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JavaScript jQuery Basics (2014) Creating a Spoiler Revealer Perform: Part 2

Sebastian Hewelt
Sebastian Hewelt
Front End Web Development Techdegree Student 1,254 Points

Why do you need to insert a function inside .click() to manipulate elements


Why we could type something like:

$(".spoiler").append("<button>Something here</button>");

... without a function, and when we later in the video use .click() method, we need to include a function inside to show something:

$("button").click(function() { $(".spoiler span").show(); }); All the more they do practically similar things - adding/showing elements.

Why can't we do it like this:

$("button").click( $(".spoiler span").show(); );

Thanks for answers :)

2 Answers

Seth Kroger
Seth Kroger
56,413 Points

When you set click() or any other event you're setting what's known as a callback, or event listener. This is a function that gets called when an event occurs, so a function is expected.

If it's not wrapped in a function() {}, the statements get executed immediately. There's also the matter of a syntax error with the semi-colon in the parentheses. Thirdly, the event object is usually passed along as an argument that you can access through function(event) {}

Seth Kroger : Your use of programming vocab still goes over my head especially because we haven't talked about callback/event listeners. Let's see if I can translate...So another way of saying what you have is that we need the "anonymous function" included for structural purposes? Such as you can make a sentence without proper grammar like, "Ain't got time 4 dat" instead of "I don't have the time for that task." They both convey a similar point, but one has a more formal structure and if you were in an English class you'd get marked off for not having proper sentence structure. In this case, the program won't run without proper structure, so even though we don't need the function, it still has to be there?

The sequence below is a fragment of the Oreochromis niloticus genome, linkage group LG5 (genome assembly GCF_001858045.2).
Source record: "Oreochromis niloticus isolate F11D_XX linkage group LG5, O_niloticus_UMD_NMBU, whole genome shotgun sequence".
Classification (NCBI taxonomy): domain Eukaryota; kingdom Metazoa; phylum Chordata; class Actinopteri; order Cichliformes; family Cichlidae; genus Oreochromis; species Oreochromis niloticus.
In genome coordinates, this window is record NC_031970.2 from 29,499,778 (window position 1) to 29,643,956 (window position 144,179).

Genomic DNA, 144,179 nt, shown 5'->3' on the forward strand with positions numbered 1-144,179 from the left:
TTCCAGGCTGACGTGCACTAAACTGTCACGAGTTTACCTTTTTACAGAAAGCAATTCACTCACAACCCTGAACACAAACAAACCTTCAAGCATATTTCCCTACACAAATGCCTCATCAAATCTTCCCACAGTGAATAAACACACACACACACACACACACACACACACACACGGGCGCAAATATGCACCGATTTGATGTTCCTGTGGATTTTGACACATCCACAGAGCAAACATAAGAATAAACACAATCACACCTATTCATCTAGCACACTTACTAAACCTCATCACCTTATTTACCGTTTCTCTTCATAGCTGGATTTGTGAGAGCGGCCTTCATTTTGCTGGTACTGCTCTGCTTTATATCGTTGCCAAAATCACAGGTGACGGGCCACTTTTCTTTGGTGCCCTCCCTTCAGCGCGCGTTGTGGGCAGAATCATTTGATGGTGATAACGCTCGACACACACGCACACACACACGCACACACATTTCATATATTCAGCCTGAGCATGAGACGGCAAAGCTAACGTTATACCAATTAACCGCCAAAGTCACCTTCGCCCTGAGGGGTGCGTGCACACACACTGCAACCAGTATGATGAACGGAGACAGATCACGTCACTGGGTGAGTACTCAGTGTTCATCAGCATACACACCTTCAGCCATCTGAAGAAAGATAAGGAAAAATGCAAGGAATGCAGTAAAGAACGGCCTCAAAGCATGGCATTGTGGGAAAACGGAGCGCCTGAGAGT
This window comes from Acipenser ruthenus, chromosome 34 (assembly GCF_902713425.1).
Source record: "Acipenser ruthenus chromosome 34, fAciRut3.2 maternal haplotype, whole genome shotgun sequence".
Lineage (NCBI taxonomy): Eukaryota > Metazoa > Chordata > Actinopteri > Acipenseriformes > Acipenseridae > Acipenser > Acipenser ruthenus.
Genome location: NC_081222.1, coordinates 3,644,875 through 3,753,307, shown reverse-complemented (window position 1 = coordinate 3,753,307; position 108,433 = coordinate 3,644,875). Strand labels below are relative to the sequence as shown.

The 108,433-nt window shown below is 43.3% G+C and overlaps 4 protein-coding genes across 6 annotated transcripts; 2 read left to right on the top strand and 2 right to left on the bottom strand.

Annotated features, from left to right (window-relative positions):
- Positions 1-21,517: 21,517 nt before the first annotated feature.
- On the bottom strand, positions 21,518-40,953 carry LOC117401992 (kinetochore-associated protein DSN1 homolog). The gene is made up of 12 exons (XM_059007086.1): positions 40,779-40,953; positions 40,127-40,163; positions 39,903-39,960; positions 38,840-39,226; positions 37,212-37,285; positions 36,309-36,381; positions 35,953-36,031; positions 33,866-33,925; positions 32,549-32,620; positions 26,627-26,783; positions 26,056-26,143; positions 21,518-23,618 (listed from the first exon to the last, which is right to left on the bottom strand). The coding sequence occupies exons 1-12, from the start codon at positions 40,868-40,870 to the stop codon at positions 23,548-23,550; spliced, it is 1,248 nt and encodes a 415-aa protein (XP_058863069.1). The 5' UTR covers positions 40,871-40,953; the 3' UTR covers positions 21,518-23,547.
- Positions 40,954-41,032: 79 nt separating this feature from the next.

Aaron Martone
Aaron Martone
3,290 Points

jQuery is still at its nature, JavaScript. It follows an order of operation. For example, if you run object.method(value), it first has to resolve object, then determine if there is a .method property that holds a function so that it can be invoked, to which it then determines value. In the statement:

// JS resolves what jQuery returns from $('button').
// It then confirms that it has access to a 'click' function.
// This function iterates over the jQuery set returned, assigning an event handler
// bound to the 'click' event to the (expected) function internally.
// But performing .show() on the spoiler span, just returns back the original jQuery
// return set, which is not a function, thus cannot be bound.
$('button').click( $('.spoiler span').show() );

As Seth indicates too, JS would execute that code immediately. The purpose of functions is to encapsulate statements into callable invocations.